A certain American presidential candidate, back when such admissions could shock the yokels, admitted that he had tried cannabis as a student. He never inhaled, he added. The remark elicited much laughter, and it remains a punch line. But, in his endlessly lawyerly way, the candidate was telling us that while he may not have smoked, that didn’t rule out eating a mountain of Panama’s finest.

We owe that possibility, in part, to Alice B. Toklas, whose partnership with Gertrude Stein shocked a yokel named Ernest Hemingway, as he recounts, blushingly, in his memoir of 1920s Paris, A Moveable Feast. For all Hemingway’s uneasiness with what was then a most unconventional living arrangement, even in bohemian Paris, he allowed that the Stein/Toklas residence was the focal point of the artistic community, where one might be likely to run into Pablo Picasso, James Joyce, F. Scott Fitzgerald, Igor Stravinsky, and other avant-gardists—to say nothing of a young writer named Mary Fisher, soon to be known as M.F.K. Fisher, who took a long time to build up the courage to go knocking on their door.

“They were always there, all sizes and shapes, all degrees of wealth and poverty, some very charming, some simply rough and every now and then a very beautiful young peasant,” writes Toklas—well, no, Stein, who, for all the cognitive dissonance it might cause, was the author of the much-read Autobiography of Alice B. Toklas.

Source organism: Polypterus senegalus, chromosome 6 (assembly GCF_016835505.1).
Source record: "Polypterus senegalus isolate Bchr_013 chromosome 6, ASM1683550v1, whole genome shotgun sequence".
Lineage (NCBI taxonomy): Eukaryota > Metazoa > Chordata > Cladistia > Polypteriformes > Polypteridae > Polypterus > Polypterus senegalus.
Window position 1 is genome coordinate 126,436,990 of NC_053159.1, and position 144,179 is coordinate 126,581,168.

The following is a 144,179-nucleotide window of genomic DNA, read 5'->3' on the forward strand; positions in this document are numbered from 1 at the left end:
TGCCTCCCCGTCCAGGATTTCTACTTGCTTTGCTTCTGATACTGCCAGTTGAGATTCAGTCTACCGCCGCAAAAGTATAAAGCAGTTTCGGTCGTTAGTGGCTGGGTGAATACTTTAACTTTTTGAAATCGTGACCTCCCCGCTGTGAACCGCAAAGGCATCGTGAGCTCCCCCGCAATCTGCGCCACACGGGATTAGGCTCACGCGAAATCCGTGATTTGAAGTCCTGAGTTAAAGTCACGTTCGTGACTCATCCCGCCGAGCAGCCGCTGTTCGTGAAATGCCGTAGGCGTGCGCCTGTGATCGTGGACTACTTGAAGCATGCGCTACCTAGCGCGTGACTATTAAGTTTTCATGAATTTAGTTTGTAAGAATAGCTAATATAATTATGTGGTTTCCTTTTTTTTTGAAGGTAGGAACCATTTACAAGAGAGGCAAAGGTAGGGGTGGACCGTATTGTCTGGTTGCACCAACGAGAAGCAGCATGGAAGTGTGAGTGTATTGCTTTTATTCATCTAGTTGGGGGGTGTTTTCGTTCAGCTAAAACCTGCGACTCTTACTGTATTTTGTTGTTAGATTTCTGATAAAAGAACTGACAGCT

Ms. Toklas, who died at the age of 89 on March 7, 1967, lived for many years with Ms. Stein, much under her shadow. She was tiny, and naturally a touch retiring, and many of her friends wondered whether she would disappear into obscurity when Stein died in 1946.

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She did not. Toklas was known for her musical speaking voice, which the poet James Merrill memorably liked to a “viola at dusk.” She translated that elegance into prose, publishing her Alice B. Toklas Cook Book, a whimsical blend of recipes and reminiscence, in 1954. It has not often slipped out of print since, and then briefly, and not just because of its most famous recipe, a concoction that she called “Haschich Fudge,” a dish that, she winningly noted, “anyone could whip up on a rainy day.”

Anyone did: the recipe became a standby of the druggy counterculture of the following decade, enshrined in the 1968 movie I Love You, Alice B. Toklas, with Peter Sellers as a very unconvincing hippie. But discerning French-leaning foodies—a movement only beginning then, in a time when Julia Child had not yet published her own cookbooks—also found much inspiration in Toklas’ pages, beautifully written and full of their own mysteries (“Ernestine said she learned this dish from a Belgian cook but we suspected he was of Alsatian origin”).

Alice B. Toklas published a couple of other books beyond her first, famous cookbook, including her own autobiography proper. But that cookbook is what most people remember when they think of her work—that and, of course, that potent fudge. If you’re a lover of fine food and of literature, then you should love her, too.

Gregory McNamee is a contributing editor.